liberate opinion, more than once repeated, that with the ports, and interior, and roads of Mexico in our possession, we may collect from duties on imports as much as Mexico had been used to do; though how much we may gather from internal duties he will not venture to estimate. Here, then, we have the Administration proposing, with apparent candor and good faith, to collect from Mexico, in the form of regular taxes, while her principal ports and places shall remain in our military occupation, many more millions annually, in hard gold and siver, for the support of the war, than would suffice to pay every dollar of the claims which our citizens have upon the justice of that country; and at the same time-in the same breath-we have it laid down as a fact-“clear and unquestionable" as our right to Oregon up to fifty-four forty, or as our right to the Rio Grande as a boundary-that Mexico is utterly unable to pay in anything but land! In such miserable and gross contradictions does the rapacious and dishonest policy of the President constantly involve him. He was resolved, from the beginning, to have territory, as much as he could wring from the fears and distresses of that unhappy country-territory conquered in fact, because forced from its unwilling owner by the terror, and, if need be, by the desolation of our arms; but he wished to put a mask on the harsh and bloody features of the abominable transaction, by providing that the forced cession should pass under the fraudulent guise of a necessary indemnity, with a generous offer of payment, of how many millions we know not, for whatever balance of value there might be over and above the indemnity. This was his policy and his resolution, and hence his labored and awkward attempt to make the country believe, at one and the same moment, that taxation in Mexico would give us millions for the support of the war, but could not be made to produce a farthing for the payment of our claims.

But we return to the point of our argunent and exposition. A principal thing to be secured in a treaty of peace, was the payment of our claims. This was to be done, as the President insists, only by obtaining a cession of territory. Mr. Trist carried out with him a plan of a treaty which embraced this object; and yet is just as

true of this plan, as it is of the CounterProject presented by the Mexican Commissioners, first, that "it contained no provision for the payment by Mexico, of the just claims of our citizens;" and next, that it contained a provision for the cession of territory to the United States "for a pecuniary consideration." If the Counter-Project was objectionable or offensive, on either of these grounds, the plan presented by Mr. Trist was objectionable and offensive to the United States for the same reasons. The form of reaching both points-indemnity, and the cession of territory-was precisely the same in each case. And more than this: the substance of the several provisions, embracing these two objects, and, to a great extent, the language, was identical in the two projects of a treaty, except only-and this was the only essential difference-as to the amount of territory to be ceded. We here place the articles containing these provisions in juxtaposition on our pages, that they may be read together and easily compared; only premising that the matter inclosed in brackets, in the copy first given, was not, according to the authority of the Washington Union, embraced in the original draught furnished to Mr. Trist.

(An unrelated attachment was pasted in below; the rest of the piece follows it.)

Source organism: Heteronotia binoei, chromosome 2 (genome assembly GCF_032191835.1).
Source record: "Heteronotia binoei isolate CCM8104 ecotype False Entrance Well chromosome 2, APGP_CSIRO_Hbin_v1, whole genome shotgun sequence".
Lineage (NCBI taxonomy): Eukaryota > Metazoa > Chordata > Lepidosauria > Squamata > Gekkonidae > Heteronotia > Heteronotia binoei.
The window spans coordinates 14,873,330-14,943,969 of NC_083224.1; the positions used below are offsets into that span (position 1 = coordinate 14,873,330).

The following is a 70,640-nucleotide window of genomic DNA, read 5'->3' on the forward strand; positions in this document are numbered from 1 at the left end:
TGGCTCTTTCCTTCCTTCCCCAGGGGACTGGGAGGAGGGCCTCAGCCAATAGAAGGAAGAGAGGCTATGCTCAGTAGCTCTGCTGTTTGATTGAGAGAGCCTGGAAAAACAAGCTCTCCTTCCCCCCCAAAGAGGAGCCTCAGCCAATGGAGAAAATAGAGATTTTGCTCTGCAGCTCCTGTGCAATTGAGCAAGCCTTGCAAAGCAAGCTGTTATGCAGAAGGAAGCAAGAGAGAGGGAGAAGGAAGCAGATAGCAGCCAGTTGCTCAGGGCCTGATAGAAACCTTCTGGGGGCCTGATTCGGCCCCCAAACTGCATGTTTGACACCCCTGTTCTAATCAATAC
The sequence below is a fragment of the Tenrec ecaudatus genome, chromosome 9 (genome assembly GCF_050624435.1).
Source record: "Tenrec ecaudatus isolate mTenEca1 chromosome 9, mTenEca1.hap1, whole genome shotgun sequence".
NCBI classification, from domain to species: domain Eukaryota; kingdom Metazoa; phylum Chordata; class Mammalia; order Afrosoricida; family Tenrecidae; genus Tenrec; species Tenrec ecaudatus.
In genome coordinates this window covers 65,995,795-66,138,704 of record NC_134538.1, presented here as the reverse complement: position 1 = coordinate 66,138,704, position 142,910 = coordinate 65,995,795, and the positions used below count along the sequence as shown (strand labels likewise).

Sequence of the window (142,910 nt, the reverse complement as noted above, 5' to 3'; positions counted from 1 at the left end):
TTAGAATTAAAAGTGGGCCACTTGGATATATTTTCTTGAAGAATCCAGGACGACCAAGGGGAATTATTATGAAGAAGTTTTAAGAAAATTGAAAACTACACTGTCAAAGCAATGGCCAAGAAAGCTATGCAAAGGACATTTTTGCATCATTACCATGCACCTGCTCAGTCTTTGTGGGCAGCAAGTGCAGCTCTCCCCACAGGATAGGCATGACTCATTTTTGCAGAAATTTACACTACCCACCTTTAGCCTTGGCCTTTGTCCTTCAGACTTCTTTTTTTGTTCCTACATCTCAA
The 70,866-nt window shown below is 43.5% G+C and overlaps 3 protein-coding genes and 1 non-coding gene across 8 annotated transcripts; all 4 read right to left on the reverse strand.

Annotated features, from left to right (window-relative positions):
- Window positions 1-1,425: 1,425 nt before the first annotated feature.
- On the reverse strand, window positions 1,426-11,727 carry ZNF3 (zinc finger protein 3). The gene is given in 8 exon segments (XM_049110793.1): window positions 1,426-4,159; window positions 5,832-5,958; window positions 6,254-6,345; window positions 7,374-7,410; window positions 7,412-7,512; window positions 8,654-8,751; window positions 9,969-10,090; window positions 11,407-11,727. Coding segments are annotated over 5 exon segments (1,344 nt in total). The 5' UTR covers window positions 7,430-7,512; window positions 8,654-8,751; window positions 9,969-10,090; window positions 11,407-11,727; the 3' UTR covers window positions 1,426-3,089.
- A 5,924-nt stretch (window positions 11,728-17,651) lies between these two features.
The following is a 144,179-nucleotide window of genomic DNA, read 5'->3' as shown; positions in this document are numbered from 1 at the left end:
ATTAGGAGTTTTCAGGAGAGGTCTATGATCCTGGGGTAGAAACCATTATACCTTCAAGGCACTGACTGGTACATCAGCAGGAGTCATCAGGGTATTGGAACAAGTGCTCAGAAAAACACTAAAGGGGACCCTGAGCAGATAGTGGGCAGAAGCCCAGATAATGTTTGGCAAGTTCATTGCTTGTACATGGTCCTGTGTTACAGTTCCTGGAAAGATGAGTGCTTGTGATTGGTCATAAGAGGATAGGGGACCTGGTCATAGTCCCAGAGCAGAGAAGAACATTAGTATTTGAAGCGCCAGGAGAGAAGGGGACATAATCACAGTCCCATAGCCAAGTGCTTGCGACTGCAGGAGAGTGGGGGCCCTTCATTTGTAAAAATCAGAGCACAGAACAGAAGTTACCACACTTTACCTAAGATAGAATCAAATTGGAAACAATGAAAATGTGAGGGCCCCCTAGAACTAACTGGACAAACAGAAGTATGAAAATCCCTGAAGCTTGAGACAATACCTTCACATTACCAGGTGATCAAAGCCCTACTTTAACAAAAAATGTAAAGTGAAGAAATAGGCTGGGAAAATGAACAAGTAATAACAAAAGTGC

ARTICLE IV. The boundary line between the two republics shall commence in the Gulf of Mexico, three leagues from land, opposite the Rio Grande; from thence up the middle of that line of New Mexico; thence westwardly along river to the point where it strikes the southern the southern boundary of New Mexico, to the southwestern corner of the same; thence northward along the western line of New Mexico, until it intersects the first branch of the river Gila, or if it should not intersect any branch of that river, then to the point on the said line nearest to such branch; and thence in a direct line to the same, and down the middle of said branch and of the said river until it empties into the Rio Colorado, and thence downwards by the middle of the Colorado, and the middle of the Gulf of California, to the Pacific Ocean.

ARTICLE V. In consideration of the extension by the last preceding article, [and by the stipuof the boundaries of the United States, as defined lations which will appear in article No. 8, the United States abandon, for ever, all claims against the United States of Mexico on account of the exponses of the war] the United States